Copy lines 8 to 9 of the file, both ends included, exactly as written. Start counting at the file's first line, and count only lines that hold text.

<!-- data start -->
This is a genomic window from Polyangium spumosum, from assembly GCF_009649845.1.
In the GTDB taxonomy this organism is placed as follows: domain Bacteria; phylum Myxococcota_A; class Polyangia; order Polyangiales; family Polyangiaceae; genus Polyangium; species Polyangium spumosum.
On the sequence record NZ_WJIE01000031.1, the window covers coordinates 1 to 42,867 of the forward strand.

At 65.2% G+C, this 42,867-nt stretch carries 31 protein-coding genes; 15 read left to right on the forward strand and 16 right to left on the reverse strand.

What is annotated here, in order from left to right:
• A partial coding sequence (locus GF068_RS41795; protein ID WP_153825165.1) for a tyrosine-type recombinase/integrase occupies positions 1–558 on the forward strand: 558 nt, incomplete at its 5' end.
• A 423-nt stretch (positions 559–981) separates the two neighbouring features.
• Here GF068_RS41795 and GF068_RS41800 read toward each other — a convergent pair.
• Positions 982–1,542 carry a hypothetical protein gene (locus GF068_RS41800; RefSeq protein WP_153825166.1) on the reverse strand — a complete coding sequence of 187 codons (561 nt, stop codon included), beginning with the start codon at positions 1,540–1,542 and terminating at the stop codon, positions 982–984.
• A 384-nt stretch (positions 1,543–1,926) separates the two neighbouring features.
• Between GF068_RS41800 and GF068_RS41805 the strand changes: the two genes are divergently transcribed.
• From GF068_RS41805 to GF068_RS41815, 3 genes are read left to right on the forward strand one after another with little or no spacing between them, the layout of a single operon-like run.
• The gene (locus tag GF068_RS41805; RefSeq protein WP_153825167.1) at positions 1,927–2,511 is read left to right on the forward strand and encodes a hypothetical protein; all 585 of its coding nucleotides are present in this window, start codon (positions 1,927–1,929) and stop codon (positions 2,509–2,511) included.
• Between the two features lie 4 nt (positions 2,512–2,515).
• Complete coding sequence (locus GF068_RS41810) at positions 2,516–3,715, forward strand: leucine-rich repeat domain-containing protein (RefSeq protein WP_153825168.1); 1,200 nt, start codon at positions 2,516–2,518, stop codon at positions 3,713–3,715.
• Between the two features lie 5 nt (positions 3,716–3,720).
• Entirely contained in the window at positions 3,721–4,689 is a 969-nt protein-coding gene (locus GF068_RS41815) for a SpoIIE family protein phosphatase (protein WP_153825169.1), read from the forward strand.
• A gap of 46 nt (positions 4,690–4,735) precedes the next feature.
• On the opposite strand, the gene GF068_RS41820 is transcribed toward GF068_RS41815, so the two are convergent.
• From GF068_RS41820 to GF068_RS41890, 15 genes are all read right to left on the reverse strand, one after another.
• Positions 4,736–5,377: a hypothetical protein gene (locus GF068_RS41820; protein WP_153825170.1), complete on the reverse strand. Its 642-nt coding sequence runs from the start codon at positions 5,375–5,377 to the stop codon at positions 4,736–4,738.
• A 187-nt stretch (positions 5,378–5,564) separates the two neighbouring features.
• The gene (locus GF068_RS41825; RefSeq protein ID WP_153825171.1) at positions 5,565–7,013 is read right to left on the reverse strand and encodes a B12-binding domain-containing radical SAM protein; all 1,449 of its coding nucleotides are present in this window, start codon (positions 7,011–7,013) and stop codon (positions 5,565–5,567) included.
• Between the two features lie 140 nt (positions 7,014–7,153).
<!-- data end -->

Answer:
• Here GF068_RS41795 and GF068_RS41800 read toward each other — a convergent pair.
• Positions 982–1,542 carry a hypothetical protein gene (locus GF068_RS41800; RefSeq protein WP_153825166.1) on the reverse strand — a complete coding sequence of 187 codons (561 nt, stop codon included), beginning with the start codon at positions 1,540–1,542 and terminating at the stop codon, positions 982–984.